• In spite of similar urbanization, air pollution is much more severe in Delhi compared to that in Mumbai and Kolkata. This is because of the following reasons:

Polluting Industry in close vicinity in Delhi

  • Delhi and its immediate neighborhood is the hot bed of polluting industries which are primarily coal fueled. Burning coal releases Oxides of sulphur which forms sulphurous smog.
  • This type of smog is more pronounced in Delhi than in the other two cities due to geography and climate.

Vehicular Emissions

  • All the three cities contribute nearly equal vehicular emissions rich in CO2 and NO2. NO2 results in phochemical smog. Here again, Delhi is worst hit due to its geography and climate.

Geography and Climate

  • This the most detrimental factor. Delhi is a continental city while the other two are coastal.
  • Land and See Breezes in Mumbai and Kolkata carry pollutants away from the city. There is no such advantage to Delhi as it is land locked.
  • Also, the duration of monsoon winds is short in Delhi compared to the other two.
  • Delhi faces severe cold wave in winter compared to the other two. Cold climate here creates temperature inversion which traps the pollutants, mainly smog, for a longer duration.

Farm Straw Burning

  • Delhi is at the heart of major agricultural region. Burning of farm straw in the surrounding regions also adds to Delhi’s pollution levels.

{GS3 – Envi – Laws} Energy Conservation Building Code 2017

  • Context (TH): Recently, the Paris-based International Energy Agency (IEA) praised India’s Energy Conservation Building Code (ECBC), 2017, in its World Energy Outlook 2023 report.

Energy Conservation Building Code (ECBC) 2017

  • The ECBC was released by the Bureau of Energy Efficiency (BEE – Ministry of Power) in 2007 and was updated in 2017.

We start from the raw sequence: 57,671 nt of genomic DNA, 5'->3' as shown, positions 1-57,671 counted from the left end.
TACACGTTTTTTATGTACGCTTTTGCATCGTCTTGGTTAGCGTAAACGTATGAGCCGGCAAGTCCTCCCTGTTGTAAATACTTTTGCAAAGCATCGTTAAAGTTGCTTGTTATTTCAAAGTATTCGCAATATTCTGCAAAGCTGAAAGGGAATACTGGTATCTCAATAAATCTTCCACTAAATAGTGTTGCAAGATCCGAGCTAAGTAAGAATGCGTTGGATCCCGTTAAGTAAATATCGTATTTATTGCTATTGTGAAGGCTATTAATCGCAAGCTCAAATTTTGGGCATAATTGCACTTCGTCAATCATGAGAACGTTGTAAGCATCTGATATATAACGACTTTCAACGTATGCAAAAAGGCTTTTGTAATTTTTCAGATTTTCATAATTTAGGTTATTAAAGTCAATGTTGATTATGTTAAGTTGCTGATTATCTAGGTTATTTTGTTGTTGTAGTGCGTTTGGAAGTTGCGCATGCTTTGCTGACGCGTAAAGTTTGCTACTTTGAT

Energy Conservation Law Evolution

  • The code sets minimum energy standards for commercial buildings (private and govt) with a
    • Connected load of 100 kW or more or
    • Contract demand of 120 kVA or more, like hospitals, shopping complexes, etc.
  • The code is applicable for both new and retrofitted existing buildings.
  • It includes incremental, voluntary energy efficiency performance levels: ECBC, ECBC Plus, and Super ECBC, with each level offering increased energy savings compared to conventional buildings.
  • While the code acts as a National Standard, the states can modify it per their regional needs.
  • It aims to achieve 25-50% energy savings in compliant buildings.
  • The code focuses on the following building design components:
    1. Envelop (walls, roofs, and windows)
    2. Lighting systems
    3. HVAC (heating, ventilation, and air conditioning) systems
    4. Electric power systems.
  • Energy Conservation Amendment Act 2022 expands ECBC into the Energy Conservation and Sustainability Building Code (ECSBC).
  • Currently, 23 Indian states have notified rules to enforce ECBC compliance, while large states like Maharashtra and Gujarat are still drafting rules.

Bureau of Energy Efficiency (BEE)

  • It is a statutory body established in 2002 under the Energy Conservation Act, 2001.
  • It works under the supervision of the Ministry of Power.
  • Its function is to develop programs to enhance the conservation and efficient energy use in India.

International Energy Agency (IEA)

  • It is an autonomous Intergovernmental Organisation established in 1974 in Paris, France.
  • It was set up under the framework of the Organisation for Economic Co-operation and Development (OECD) in the aftermath of the 1973 oil crisis.
  • Mandate: Tracking and analysing key global energy trends, promoting sound energy policy, and encouraging multinational energy technology cooperation.
  • 3 E’s of IEA: Economic Development, Energy Security and Environmental Protection.
  • Members: 31 member states (mostly developed economies) and 11 Associated countries.
  • India became an Associate member of IEA in 2017.